Nevertheless, working with colleagues at the University of Zurich and at the Swiss Federal Institute of Technology at Zurich, and in the United States, Horisberger and his team met these and other challenges. The information problem was solved by developing "smart" pixels, each equipped with a 250 transistor circuit that does a preliminary sifting of events. The pixels are organized into modules, 66 560 to a module, and connected vertically to the readout electronics. The pixels communicate with the outside world only if they have something relevant to say.
To visualize the CMS detector, think of Russian nested dolls. Running through the very center of the CMS is the 6-centimeter-wide accelerator beam pipe, where the collisions take place. The pixel detector, a 60-cm-long barrel-shaped instrument, wraps right around the beam. Its 65 million pixels face the beam pipe and transmit their data via 1500 optical-fiber links.
The pixel detector is further nested within several layers of silicon strip detectors, which in turn are nested within other sorts of detectors. The complete CMS structure that includes all these subsystems is the size of a barn and weighs a third as much as the Titanic.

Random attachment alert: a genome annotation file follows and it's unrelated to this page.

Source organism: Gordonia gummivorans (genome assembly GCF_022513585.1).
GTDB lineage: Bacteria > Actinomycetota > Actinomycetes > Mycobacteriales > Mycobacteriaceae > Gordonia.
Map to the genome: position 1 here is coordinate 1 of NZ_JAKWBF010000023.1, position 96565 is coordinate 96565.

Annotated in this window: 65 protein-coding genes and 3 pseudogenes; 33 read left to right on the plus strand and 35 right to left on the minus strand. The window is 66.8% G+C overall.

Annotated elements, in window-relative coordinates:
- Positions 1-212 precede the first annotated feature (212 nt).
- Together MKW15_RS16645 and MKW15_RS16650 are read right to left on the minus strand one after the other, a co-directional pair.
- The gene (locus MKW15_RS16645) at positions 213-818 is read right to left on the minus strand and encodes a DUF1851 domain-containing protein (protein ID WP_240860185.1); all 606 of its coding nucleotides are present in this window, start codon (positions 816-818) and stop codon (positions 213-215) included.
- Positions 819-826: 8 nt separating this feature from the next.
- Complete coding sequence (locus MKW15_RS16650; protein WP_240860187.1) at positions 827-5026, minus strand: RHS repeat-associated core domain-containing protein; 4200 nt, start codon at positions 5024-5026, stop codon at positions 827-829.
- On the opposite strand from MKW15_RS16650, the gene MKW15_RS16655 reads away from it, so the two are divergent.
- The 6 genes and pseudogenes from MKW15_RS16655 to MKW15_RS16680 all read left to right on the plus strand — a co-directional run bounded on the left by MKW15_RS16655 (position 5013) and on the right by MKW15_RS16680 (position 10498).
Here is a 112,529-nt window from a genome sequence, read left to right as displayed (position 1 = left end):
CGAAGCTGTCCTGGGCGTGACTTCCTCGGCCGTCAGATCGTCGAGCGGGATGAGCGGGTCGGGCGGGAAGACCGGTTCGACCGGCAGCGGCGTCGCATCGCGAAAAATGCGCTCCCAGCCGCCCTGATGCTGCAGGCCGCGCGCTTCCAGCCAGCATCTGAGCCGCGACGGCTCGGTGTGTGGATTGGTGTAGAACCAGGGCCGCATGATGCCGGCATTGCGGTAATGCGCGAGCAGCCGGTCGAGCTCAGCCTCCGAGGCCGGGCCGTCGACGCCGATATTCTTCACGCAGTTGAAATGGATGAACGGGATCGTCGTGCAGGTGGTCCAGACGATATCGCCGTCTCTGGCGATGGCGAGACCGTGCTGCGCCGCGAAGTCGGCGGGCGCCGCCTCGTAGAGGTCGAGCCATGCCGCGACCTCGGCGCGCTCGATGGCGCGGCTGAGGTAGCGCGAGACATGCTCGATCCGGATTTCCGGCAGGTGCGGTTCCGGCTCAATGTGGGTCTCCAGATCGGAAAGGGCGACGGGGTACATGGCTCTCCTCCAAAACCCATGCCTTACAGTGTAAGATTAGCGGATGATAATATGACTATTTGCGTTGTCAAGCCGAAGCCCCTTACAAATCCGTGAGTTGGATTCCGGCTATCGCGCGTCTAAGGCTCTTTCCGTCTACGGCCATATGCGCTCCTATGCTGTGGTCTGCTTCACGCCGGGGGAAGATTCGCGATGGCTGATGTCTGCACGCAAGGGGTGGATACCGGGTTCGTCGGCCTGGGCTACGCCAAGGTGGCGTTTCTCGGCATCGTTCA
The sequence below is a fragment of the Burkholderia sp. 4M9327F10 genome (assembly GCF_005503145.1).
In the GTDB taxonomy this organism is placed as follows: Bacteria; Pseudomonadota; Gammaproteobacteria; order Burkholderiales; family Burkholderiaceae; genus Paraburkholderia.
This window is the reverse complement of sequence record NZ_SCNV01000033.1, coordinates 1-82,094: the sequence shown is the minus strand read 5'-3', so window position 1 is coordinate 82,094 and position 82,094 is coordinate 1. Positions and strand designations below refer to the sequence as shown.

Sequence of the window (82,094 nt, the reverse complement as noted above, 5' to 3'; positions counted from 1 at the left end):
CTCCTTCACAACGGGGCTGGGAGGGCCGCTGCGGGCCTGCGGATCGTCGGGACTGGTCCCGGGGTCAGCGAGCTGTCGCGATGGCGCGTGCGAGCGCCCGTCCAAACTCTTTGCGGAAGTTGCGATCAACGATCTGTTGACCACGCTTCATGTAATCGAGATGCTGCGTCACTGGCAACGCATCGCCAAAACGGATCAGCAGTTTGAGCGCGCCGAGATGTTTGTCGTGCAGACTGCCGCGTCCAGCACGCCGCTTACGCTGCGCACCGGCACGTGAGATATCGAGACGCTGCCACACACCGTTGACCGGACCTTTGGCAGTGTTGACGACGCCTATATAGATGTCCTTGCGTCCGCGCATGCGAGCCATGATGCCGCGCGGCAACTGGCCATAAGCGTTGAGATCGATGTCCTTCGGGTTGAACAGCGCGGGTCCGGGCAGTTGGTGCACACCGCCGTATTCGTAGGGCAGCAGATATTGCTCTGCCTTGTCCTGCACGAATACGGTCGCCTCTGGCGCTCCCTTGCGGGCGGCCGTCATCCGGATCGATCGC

Horisberger's in-house production factory has been hard at work fabricating the pixel modules, and his team has completed about half the number needed. During a walk through the lab, he points out the tiny screws supplied by Swiss watchmakers and the "orgies of plugs" that will seat the cabling. Once the detector is complete, in August, it will be trucked to CERN for installation.
These are intense days for Horisberger and his team. The final fabrication phase is going very well, he says. Moreover, he adds, "We are quite sure that the detector is going to work." And though the understanding of the Higgs boson is, as he puts it, "a purely cultural undertaking," the technology underpinning the pixel detector could have commercial use. It has been spun off as a company called Dectris, in Villigen, which makes pixel detector sensors for scientific X-ray investigation of protein structures.
An update to this article was posted on 2 May 2007. Click to read it here.